On several occasions in recent years I had a close look at those hospital costs first hand when my father had health emergencies and went to the Orange Coast Medical Center in Fountain Valley for treatment.

In July, in one case, I found him unable to keep his balance and had to help him sit back down in his chair.

I called 911 and the city’s Fire-Med paramedics took him to the emergency room. A cat scan revealed that my father suffered no brain damage from what may have been a “mini” stroke. The doctor said to watch him and call 911 if it happened again. We went home and he has been fine since then.

My father’s insurance deductable (with supplemental insurance) was $50 for the hospital visit and $50 for the paramedics who picked him up. We also pay $60 a year to be in the city’s Fire-Med program insurance program, which pays paramedic costs for members of the household if they don’t have insurance or their insurance won’t.

Here are the actual costs of my father’s treatment that day:

Emergency Services (paramedics): $2,983
CT Scan: $398
EKG/ECG: $942.00
Laboratory: $970
Medical/surgical supplies: $85
Radiology – Diagnostic $391
Total charges: $5,769

An article by U.S. News & World Report says that the typical American couple (my father is single) 65 and over—without chronic medical problems—will need $197,000 (with Medicare and without supplemental insurance) just to pay out of pocket medical costs, including premiums, for the remainder of their lives.

Another study cited in the article estimates medical costs after retirement at $240,000. Another cited study says that couples over 65 (in 2009) “will need $210,000 to have a 50% chance of affording their retirement health expenses and $338,000 to have a 90% chance of being able to pay all their medical expenses.”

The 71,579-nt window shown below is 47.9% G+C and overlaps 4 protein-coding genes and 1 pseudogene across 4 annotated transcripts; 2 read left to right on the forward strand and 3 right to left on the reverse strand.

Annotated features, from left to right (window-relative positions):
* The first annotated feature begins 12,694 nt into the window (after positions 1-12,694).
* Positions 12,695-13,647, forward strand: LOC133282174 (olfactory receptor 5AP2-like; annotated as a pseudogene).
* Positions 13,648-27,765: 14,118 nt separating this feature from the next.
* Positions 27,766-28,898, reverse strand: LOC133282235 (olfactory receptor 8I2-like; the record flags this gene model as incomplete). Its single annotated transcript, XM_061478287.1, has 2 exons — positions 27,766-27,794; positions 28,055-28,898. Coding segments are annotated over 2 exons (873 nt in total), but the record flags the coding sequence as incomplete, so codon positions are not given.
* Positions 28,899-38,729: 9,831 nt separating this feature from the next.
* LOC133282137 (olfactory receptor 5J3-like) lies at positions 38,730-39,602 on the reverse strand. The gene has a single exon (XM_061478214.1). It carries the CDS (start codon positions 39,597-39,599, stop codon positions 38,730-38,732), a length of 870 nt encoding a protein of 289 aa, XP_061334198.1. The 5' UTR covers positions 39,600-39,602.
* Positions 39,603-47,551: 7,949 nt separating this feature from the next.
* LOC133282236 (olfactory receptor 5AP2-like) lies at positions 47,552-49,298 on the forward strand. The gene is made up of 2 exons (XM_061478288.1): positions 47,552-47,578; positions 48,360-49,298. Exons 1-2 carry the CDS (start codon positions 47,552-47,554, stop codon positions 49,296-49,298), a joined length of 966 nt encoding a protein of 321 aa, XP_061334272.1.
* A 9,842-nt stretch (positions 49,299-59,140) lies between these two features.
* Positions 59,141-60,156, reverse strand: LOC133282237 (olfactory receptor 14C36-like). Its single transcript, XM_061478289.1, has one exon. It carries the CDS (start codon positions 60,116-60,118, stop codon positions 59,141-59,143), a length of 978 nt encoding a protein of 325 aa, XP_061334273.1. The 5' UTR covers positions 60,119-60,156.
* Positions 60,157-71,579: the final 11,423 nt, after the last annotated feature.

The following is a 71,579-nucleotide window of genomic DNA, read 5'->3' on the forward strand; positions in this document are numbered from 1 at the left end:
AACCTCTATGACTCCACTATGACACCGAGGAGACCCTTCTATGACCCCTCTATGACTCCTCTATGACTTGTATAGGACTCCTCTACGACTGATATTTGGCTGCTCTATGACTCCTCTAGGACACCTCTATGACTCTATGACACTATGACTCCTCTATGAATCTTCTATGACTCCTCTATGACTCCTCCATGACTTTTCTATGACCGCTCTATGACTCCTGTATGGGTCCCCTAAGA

At a time when the entire world is in economic crisis, the United States spends far more per capita on health care than any other country and has far less to show for it than other countries, including Canada, with real or so-called socialized medicine.

According to a recent report by the Organization for Economic Co-operation and Development (OECD), as of 2008, the U.S. spent $7,538 per capita in private and public funds combined, compared to 5,003 for Norway (which, unlike Canada, actually does have socialized health care), and $4079 for Canada (which has a single-payer health care system), $4,063 for the Netherlands, $3,696 for France and $3,129 for Great Britain.

Altogether, “Americans spend more than twice as much as relatively rich European countries such as France, Germany and the United Kingdom,” the report says.

America and 32 other countries in Europe, Asia and Latin America were examined for health care costs and quality.